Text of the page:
Trent A. Rogers reminds us that Scripture has one Author.
Trent A. Rogers offers helpful insights for a method of Biblical theology that establishes the unity of Scripture without overshadowing or ignoring its lesser themes (“Song, Psalm, and Sermon: Toward a Center of Biblical Theology,” JETS, March 2021).
He summarizes, with approval, various approaches that have been undertaken thus far, before offering his own. He looks at four texts – Deuteronomy 32, Psalm 78, Acts 7, and Hebrews 11 – which are lengthy and which cover the history of God’s dealings with His people. From these texts he derives the common themes of God’s faithfulness – to His Word and covenant, and for His glory – and the faithlessness of His people – leading to the need for the Messiah. These themes, he argues, provide the unifying structure for understanding the Bible in whole and in part.
This helpful study reminds us that the Bible is the product of one Author, and He has a few basic themes and objectives in mind. It behooves us, in reading and studying Scripture, to keep these in mind, so that we allow Scripture at to set the priorities and guidelines for interpretation, rather than our own historical or psychological interests.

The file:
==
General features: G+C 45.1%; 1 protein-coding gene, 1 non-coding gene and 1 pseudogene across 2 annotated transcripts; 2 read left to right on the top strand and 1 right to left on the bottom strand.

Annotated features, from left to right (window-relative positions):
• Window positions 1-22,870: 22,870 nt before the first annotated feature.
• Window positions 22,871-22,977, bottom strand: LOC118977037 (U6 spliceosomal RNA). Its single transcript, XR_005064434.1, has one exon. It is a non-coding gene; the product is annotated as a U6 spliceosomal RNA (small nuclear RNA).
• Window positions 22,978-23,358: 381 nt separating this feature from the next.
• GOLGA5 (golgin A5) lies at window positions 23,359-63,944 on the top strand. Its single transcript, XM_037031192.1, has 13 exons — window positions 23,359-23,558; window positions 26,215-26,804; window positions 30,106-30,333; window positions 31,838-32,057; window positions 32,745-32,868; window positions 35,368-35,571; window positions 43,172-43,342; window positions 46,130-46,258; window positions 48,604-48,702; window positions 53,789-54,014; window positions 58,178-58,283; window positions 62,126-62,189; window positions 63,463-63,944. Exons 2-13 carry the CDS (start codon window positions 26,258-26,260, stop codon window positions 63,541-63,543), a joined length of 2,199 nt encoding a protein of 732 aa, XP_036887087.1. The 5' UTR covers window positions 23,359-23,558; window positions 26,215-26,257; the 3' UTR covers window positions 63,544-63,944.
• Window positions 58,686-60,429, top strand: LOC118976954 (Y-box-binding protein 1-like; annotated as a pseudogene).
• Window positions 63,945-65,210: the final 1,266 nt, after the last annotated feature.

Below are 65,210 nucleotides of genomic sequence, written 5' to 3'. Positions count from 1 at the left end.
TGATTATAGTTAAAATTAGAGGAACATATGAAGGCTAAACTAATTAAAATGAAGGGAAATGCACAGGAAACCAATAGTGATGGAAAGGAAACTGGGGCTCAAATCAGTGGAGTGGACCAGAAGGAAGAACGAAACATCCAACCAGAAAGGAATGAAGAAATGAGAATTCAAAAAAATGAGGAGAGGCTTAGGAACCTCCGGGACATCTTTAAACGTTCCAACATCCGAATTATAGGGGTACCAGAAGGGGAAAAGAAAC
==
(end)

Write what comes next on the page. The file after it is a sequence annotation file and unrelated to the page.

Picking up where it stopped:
I appreciate Dr. Rogers’ approach, but I think it works best as a subset of a larger overall approach which can be derived from a close reading of Jesus’ prayer in John 17. Here, on the eve of His crucifixion, and the hinge of history and the apex of redemption, Jesus focused on three themes: the glory of God, the creation of a people for God to glorify and enjoy Him, and the work of Christ (His “hour”), in bringing that people into being for God’s glory.